Three of Rochester’s largest cultural attractions: the Memorial Art Gallery, Rochester Museum and Science Center, and The Strong National Museum of Play, will open Saturday, June 27, as part of New York Forward’s Phase 4 for reopening. Governor Andrew Cuomo said this week the Finger Lakes and four other regions are on track to begin Phase 4 on Friday.

The George Eastman Museum will remain closed until mid-July due to construction on the Thomas Tischer Visitor Center. The Strong and MAG will be open to members only to start, and RMSC will be open to the general public.

On Nov. 20, 1934, a brand new symphony brought a Carnegie Hall audience to its feet. The concert featured the Philadelphia Orchestra, led by its star conductor Leopold Stokowski. The music was the Negro Folk Symphony, by the 35-year-old African American composer William Dawson.

On a warm spring morning, Allison Roberts walked with bare feet to the art box she installed in front of her South Wedge home.

It looks like a little library, with glass panels on the door and a handle in the shape of a red bird.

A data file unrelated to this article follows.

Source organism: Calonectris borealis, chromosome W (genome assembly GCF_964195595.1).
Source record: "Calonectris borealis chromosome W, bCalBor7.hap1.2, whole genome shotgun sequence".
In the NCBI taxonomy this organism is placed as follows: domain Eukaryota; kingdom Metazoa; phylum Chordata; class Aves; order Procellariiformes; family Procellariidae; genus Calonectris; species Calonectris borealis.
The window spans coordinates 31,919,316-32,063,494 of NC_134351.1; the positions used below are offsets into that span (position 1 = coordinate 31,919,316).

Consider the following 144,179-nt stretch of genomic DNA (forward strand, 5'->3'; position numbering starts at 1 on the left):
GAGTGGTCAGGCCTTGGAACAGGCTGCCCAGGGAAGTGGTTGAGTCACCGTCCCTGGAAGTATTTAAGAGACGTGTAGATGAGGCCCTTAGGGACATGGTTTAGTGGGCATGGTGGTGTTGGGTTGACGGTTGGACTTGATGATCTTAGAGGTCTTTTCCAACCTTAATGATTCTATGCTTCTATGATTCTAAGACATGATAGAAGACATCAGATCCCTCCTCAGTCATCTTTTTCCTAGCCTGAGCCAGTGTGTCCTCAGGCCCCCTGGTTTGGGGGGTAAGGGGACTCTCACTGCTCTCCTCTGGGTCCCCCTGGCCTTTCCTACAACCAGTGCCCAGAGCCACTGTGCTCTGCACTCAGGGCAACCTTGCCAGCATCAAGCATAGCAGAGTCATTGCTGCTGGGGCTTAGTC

"I finally had to put a little note up because people kept putting books it in. No! Only art supplies!” she said with a laugh.                          

Inside are colorful ribbons, paper, and other things people can use to create something.

When will it be safe to sing together again? It’s a question the New York Times asked earlier this month when reporting on how choirs have been linked to several coronavirus outbreaks. Scientific research shows that COVID-19 is primarily transmitted through respiratory droplets. When singers project in performance settings, they may unwittingly spread the virus, if infected. There have been conflicting messages across the globe about the risk of singing during the pandemic.

This hour, we discuss what the data shows and how local and national groups are adapting, both in the short and long term. Our guests:

  • Lee Wright, director of music ministry at Downtown United Presbyterian Church, and founder artistic director of First Inversion choral ensemble